His early draw yesterday against Ivanchuk is more difficult to grasp: a position with at least a lot to play for, if not better for white.
Hope he won't get court martialled in Azerbeidjan for cowardice in sight of the enemy...

Szoker's picture

Thats not a nice way to end such an exciting tournament...

I mean 12 moves ?

come on...

Lee's picture

The comments on chessbomb were pretty funny. Super nerds going nuts.

Aronian after a fantastic tournament only needed a draw to win. Radjabov obliged by offering one early. Only a fool wouldn't accept and take 1st place honours.

Radjabov had quite a few sub 30 move draws in the tournament though and his fighting qualities seem a little suspect.

Anonymous's picture

Aronian and Radjabov are just a disgrace to chess. They are pathetic. No wonder chess would never gain in popularity. The current chess champion only plays for draws. And now the number two in rankings goes for a 12 moves draw. It's utterly ridiculous.

sadtruth's picture

Well think about something like football. Leading 1-0 many teams just try to play as boring as possible to win.

moytra's picture

chill the blob off a££tunnell

MiniMe's picture

You are being extremely picky. They are human beings, best of them in the chess field, don't be absurd.

Rodzjer's picture

My advice to you: read the post a bit up, about Aronian's 7 wins (and even more if you count decisive games), battling chess etc.
One game to clinch tournament victory, and you start whining. That's the real disgrace here.

Thomas's picture

Apparently Aronian-Radjabov took less than five minutes, as photographers were still allowed on stage when the game was over .... . The draw was 'welcome' for both players, particularly Aronian. Harder to understand is why Gashimov-Nakamura was drawn in 11 moves - in a rather interesting position, not even bothering to find a move repetition, and Nakamura could have obtained shared second place by winning that game.

darkergreen's picture

did they make moves on foot? picture tells that to be so:)

Arnold Jones's picture

Compare the finals: Novak Djokovic vs Rafael Nadal, 5 hrs 53 min, Aronian vs Radjabov 12 moves!! Massive spectators vs Few ones!!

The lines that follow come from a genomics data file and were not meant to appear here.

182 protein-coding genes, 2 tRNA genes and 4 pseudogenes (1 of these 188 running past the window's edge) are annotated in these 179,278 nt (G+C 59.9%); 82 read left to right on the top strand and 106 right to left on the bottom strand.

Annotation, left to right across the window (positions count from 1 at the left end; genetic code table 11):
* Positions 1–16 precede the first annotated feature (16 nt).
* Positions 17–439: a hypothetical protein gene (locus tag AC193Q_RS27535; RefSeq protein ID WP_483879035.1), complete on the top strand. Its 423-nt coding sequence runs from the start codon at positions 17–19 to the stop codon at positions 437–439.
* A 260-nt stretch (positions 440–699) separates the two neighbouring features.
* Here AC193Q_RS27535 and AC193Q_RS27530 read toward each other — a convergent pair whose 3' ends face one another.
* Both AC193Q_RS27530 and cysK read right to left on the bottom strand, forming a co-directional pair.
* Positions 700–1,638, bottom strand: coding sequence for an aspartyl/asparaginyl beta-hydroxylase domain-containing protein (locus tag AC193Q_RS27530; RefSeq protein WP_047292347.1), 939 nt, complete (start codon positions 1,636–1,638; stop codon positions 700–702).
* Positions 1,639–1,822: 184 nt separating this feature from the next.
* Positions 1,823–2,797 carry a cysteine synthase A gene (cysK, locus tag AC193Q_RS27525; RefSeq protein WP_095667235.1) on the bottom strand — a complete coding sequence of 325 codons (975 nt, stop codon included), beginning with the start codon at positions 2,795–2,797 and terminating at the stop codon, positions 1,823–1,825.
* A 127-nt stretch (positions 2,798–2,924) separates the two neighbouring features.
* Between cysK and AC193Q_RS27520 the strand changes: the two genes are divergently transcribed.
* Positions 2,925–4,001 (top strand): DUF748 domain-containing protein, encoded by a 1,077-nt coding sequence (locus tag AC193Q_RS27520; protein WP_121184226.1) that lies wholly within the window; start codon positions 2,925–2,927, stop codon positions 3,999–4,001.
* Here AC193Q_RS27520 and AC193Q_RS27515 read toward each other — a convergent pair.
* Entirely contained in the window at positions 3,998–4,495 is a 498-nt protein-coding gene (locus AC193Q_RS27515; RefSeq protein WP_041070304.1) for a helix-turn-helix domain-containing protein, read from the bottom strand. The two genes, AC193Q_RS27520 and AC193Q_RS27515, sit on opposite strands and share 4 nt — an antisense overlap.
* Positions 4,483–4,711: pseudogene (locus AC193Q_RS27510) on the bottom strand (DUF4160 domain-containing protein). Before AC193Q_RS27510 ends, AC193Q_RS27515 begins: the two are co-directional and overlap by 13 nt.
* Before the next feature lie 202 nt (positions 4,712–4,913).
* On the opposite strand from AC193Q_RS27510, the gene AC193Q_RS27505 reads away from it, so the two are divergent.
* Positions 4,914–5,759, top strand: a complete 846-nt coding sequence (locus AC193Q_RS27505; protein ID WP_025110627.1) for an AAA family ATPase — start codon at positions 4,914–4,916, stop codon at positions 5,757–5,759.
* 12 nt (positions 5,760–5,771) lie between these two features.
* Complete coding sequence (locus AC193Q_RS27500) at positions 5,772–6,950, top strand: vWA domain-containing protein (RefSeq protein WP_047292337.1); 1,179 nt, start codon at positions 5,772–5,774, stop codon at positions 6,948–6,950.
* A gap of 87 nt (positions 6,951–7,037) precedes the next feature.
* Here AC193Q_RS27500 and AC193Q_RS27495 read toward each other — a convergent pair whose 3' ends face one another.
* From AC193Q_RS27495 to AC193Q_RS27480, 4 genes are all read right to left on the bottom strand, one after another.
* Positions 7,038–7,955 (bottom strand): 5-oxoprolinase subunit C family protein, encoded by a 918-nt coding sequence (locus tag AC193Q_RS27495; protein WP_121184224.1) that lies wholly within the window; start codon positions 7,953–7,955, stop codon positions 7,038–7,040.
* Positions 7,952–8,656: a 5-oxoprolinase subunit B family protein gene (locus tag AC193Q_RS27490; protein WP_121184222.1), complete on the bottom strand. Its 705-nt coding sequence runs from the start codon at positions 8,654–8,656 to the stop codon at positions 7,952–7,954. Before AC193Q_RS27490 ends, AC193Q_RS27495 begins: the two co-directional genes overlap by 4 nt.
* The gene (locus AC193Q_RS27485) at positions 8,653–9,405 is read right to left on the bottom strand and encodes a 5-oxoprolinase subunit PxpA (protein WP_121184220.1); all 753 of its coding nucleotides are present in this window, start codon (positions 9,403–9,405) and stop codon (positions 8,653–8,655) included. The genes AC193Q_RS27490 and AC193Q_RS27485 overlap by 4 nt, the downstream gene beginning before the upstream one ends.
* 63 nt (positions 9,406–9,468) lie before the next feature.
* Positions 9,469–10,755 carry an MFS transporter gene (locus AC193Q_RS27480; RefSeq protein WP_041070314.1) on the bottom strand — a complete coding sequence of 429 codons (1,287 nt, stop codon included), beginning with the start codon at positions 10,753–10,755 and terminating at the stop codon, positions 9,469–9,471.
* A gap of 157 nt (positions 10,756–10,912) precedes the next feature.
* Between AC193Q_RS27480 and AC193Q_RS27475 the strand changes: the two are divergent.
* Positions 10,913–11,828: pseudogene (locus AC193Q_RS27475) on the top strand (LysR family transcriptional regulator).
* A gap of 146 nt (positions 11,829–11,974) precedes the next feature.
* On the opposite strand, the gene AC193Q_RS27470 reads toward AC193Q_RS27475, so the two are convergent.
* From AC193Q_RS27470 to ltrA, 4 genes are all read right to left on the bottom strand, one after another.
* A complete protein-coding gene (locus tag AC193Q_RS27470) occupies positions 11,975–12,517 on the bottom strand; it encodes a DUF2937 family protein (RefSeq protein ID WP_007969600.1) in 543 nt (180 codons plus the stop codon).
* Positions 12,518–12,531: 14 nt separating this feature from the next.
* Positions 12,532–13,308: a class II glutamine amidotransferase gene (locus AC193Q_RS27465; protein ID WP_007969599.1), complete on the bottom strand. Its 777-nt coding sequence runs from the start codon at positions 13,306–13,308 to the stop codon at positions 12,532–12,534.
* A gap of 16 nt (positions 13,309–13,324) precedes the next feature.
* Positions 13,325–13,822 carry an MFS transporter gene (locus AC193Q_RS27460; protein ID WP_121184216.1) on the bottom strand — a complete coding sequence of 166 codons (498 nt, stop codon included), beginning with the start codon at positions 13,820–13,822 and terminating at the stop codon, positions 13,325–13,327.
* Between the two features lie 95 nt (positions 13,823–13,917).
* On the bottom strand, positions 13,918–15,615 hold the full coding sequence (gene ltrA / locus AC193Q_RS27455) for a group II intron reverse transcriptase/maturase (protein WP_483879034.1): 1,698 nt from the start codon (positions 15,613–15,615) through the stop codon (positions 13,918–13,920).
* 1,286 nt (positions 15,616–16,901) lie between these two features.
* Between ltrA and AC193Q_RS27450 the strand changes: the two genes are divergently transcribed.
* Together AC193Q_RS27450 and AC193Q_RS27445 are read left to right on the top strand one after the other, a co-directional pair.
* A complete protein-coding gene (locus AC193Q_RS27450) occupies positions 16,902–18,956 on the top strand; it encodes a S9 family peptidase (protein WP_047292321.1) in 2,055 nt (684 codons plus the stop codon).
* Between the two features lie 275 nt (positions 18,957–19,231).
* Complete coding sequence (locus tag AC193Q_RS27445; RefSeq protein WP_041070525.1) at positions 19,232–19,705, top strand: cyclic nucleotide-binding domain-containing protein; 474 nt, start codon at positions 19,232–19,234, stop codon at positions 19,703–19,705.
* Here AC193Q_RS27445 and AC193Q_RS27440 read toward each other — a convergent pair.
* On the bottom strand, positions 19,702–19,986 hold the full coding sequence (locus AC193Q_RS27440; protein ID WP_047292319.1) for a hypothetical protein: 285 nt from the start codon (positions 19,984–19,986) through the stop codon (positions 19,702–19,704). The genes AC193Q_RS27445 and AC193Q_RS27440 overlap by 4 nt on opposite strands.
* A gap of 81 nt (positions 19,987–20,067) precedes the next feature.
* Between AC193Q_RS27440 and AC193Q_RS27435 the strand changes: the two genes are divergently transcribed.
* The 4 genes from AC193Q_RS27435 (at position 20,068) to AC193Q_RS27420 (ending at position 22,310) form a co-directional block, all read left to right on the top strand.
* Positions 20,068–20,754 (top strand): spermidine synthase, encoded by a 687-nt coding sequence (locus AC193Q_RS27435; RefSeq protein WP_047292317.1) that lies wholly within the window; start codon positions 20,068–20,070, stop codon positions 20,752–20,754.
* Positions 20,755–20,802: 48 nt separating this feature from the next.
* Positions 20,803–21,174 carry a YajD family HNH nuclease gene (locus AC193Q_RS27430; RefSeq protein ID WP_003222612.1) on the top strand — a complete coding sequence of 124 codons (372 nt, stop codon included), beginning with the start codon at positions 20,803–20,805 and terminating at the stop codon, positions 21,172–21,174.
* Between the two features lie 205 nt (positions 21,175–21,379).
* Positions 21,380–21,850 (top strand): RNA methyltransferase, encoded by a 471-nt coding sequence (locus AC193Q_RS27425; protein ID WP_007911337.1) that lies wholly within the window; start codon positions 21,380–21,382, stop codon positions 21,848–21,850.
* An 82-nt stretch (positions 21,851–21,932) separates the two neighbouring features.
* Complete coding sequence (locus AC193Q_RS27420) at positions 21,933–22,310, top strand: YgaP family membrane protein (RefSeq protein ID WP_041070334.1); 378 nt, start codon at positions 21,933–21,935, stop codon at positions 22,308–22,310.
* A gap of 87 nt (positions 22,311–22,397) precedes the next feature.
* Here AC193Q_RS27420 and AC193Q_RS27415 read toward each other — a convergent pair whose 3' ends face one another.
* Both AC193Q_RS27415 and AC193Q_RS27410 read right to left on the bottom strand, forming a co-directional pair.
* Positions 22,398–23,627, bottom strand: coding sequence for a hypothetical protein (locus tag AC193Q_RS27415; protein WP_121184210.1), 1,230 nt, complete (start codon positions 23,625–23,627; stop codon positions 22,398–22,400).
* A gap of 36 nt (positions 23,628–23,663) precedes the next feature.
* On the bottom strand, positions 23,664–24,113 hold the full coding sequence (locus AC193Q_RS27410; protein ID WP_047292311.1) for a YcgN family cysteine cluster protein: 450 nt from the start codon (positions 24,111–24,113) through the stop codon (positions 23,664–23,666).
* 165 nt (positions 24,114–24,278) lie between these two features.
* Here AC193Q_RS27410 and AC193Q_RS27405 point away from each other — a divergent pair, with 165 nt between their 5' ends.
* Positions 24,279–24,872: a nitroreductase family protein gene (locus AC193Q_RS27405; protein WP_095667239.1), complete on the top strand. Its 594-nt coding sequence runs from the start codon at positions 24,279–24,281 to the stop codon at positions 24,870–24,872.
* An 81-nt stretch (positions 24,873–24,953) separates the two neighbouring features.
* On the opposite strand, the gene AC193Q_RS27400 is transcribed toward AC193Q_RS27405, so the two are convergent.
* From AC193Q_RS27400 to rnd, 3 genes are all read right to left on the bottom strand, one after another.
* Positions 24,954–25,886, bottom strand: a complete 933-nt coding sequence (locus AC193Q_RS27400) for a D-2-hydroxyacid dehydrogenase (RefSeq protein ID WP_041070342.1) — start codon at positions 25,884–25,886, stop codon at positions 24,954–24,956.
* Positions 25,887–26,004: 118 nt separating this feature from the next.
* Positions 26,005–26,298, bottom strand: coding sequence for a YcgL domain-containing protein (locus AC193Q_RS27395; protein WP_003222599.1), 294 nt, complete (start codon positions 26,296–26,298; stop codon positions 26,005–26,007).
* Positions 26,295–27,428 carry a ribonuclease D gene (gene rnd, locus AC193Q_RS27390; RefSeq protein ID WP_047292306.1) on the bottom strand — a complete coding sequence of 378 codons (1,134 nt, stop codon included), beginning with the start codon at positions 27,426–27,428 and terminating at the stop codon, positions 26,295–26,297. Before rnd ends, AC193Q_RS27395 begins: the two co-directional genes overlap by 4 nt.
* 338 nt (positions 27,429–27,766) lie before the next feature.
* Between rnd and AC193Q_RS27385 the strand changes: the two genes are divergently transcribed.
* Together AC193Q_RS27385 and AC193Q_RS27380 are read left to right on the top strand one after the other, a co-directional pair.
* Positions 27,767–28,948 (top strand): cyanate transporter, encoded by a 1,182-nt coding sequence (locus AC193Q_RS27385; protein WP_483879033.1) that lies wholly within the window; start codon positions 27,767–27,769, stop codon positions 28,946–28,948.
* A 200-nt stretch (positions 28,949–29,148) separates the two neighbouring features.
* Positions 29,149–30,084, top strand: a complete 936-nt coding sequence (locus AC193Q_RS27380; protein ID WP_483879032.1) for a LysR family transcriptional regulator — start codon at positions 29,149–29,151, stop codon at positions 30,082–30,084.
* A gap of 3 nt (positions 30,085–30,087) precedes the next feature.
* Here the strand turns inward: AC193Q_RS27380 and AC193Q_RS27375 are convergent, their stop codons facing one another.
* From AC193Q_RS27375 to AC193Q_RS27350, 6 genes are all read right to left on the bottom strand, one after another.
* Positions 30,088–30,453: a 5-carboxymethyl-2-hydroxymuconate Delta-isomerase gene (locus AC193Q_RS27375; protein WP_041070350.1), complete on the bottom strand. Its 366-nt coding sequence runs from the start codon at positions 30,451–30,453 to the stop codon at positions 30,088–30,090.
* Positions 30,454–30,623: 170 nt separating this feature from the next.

Thomas's picture

Such comparisons are odd to say the least: How many people would have watched Aronian-Radjabov if it was guaranteed to last for more than 5 hours? How many people did watch Gelfand-Aronian which took that long? And how many people watch a 100m Olympic final which finishes even more quickly than Aronian-Radjabov? :)

MiniMe's picture

Aronian - great!

columbo's picture

Caruana just entered the top 10 ! Congrats to Aronian who played a spectacular tournament !!!

MiniMe's picture

Such a huge improvement in rating for Aronian - +18, that is huge. Such rating changes don't appear often in top-5. Caruana also amazing rating change, +20, rise of a new player in the elite.

Short Draws's picture

A 12-move draw is a disgrace, regardless of how well they played in previous rounds. The sporting situation of "securing" a draw to clinch tournament victory should be unacceptable. It is obviously bad in terms of making chess an attractive sport. Those professional players were paid to play 13 games in a tournament, no less.

The question what constitutes a "real" game is problematic, because if you had a 40-move rule, then they would just continue in protest with meaningless manouvering in a symmetrical position and exchange all pieces, reaching bare kings.

The football scoring system has its own drawbacks, because a fighting draw should be rewarded as well. I would say that as long as the players keep their sporting integrity and fight in every game, then we do not need any artificial rules.

Now, Aronian did fight in many games, including in round 12 when he tried to complicate the game at every turn and take risks - that's all true, but that doesn't give more legitimacy to the non-game of round 13.